3-D Mesoscale Soft X-ray microtomography for low contrast biological or soft samples
Innovation at its best
Reconstructing the 3-D structure of small objects
A fusion-based mesoscale soft X-ray microtomograph with energy discrimination and in energy bands was developed and assembled at the ENEA Laboratories in Frascati (Italy) for reconstructing the 3-D structure of small objects (a few cubic centimeters), with moderate spatial resolution (a few microns) but for samples pretty transparent to X-rays and with very low contrast, like biological samples or light (soft) materials (see fig.1).
The technology of soft X-ray imaging with energy discrimination and in energy bands has been developed in many years for diagnosing magnetic fusion plasmas, produced in machine called tokamak. In this domain, energy resolution is crucial to recognize X-ray emissions produced by impurities and fuel in the plasma. Impurities indeed emit at different energies and in different regions of the plasma. This novel approach was studied over many tokamaks all over the world (FTU, NSTX, Tore Supra, KSTAR, EAST, etc.).
Mesoscale X-ray microtomography applied to samples transparent to X-rays and with very low contrast
These competencies, developed in the contest of the european magnetic fusion program, were used for the mesoscale X-ray microtomography with energy discrimination for reconstructing the 3-D structure of small objects (a few cubic centimeters), with moderate spatial resolution (a few microns) but for samples pretty transparent to X-rays and with very low contrast, like biological samples or light (soft) materials The novel technique stems from the selection of the spectrum of the X-ray tube, chosen suitably depending on the sample, and the X-ray detection in this optimized energy band.
The non-fusion application of this system was developed by NIXT for the ENEA division Biodiversity and Ecosystem Services Laboratory, Santa Teresa Research Centre, La Spezia. The research project had the aim to design and develop 3D artificial reefs (‘mimics’) simulating Ellisolandia elongata biogenic coralline red algae reefs and studying the suitability of the reef ‘mimics’ as habitat providers and biodiversity facilitators in natural environments.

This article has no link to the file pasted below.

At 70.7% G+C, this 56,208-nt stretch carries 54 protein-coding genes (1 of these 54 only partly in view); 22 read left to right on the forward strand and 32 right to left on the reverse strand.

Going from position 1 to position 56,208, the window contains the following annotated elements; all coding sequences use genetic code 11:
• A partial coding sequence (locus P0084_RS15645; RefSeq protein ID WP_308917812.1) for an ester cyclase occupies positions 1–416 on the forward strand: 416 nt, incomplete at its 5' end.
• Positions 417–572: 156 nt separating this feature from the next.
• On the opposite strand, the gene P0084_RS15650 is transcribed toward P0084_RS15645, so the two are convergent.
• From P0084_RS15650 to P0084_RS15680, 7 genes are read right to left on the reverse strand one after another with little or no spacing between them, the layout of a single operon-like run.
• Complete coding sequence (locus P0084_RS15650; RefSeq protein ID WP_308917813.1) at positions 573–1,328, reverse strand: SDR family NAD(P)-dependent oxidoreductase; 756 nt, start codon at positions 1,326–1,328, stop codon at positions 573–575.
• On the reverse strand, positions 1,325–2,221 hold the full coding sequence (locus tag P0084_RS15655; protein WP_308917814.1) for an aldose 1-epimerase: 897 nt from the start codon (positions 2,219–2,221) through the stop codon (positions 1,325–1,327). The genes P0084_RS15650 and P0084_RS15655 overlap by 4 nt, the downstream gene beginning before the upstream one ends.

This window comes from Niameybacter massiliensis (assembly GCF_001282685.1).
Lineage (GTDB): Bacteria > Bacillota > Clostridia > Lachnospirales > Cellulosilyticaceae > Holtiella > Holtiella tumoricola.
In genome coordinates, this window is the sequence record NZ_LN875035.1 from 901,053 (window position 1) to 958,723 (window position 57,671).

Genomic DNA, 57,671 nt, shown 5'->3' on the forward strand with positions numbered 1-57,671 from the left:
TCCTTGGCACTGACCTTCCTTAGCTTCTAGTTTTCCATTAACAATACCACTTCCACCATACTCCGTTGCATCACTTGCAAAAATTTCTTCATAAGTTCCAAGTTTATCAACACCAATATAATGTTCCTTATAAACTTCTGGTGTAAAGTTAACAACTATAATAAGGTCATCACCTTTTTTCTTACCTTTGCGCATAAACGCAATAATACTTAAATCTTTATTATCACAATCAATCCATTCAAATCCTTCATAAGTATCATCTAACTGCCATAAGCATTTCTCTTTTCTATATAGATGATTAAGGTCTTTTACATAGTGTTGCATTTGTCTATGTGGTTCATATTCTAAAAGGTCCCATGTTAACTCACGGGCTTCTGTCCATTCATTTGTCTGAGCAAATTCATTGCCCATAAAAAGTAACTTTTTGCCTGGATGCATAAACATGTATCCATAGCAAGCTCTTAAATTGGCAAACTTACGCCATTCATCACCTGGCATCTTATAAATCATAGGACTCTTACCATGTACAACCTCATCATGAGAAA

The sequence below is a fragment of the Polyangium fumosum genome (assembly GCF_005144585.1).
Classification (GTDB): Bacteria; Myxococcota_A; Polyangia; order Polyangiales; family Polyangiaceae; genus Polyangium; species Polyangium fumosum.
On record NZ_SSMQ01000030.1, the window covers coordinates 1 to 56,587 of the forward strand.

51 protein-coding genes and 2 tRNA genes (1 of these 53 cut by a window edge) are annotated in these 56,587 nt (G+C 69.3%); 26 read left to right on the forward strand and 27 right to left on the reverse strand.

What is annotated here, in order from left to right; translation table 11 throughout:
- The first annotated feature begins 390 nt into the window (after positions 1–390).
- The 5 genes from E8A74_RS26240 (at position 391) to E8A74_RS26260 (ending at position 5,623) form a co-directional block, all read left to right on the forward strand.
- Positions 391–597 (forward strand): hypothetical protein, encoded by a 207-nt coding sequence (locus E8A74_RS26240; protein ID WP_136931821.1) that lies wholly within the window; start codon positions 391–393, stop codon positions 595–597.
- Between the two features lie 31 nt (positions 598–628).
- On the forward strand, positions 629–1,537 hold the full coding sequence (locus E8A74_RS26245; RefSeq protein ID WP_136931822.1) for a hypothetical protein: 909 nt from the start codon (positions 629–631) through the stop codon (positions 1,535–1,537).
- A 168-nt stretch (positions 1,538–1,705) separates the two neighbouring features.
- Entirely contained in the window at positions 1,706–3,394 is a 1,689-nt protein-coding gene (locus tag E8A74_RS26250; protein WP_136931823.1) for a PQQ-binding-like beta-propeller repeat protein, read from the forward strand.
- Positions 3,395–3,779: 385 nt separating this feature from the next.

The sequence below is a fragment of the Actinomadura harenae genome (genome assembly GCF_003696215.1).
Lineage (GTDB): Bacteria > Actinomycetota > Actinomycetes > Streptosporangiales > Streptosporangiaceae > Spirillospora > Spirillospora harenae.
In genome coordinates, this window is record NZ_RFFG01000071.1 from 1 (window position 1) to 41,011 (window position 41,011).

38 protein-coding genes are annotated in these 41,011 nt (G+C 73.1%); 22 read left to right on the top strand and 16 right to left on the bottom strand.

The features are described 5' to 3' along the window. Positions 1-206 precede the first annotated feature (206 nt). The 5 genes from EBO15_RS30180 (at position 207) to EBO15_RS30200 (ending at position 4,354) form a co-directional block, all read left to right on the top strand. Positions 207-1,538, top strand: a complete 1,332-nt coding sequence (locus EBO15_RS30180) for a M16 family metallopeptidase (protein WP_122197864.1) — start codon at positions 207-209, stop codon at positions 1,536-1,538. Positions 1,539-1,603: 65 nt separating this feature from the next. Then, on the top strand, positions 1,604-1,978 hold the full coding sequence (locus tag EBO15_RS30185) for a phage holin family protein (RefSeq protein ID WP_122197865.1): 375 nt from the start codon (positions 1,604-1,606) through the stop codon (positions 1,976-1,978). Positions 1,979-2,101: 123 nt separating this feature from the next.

Microtomography was used to reproduce 3D images of natural Elissolandia elongata reef (fig.2), from which a design for algal fronds for the artificial reefs was created. NIXT laboratories provided the digital 3-D recontructions, for the different samples received, to the group in La Spezia and they developed the software to make a quantitative analysis. Performances of NIXT microtomograph were discussed with the group in La Spezia. The setup and optimization of microtomography was realised by NIXT Laboratory.
Beyond comercial tomographies with fusion tech
Biological samples such as algae cannot be investigated with commercial microtomographs, because they work with high energy X-rays and not efficient detection. Crucial for this technique is the 2-D imaging X-ray detector working in photon counting with energy discrimination; it is made of a CdTe semiconductor C-MOS imager with a matrix of 512 x 512 pixel, 55 um size. This mesoscale microtomography with energy control allowed the reconstruction of Ellisolandia algae, extremely important to study quality and health of marine environment otherwise not possible with commercial tomographies.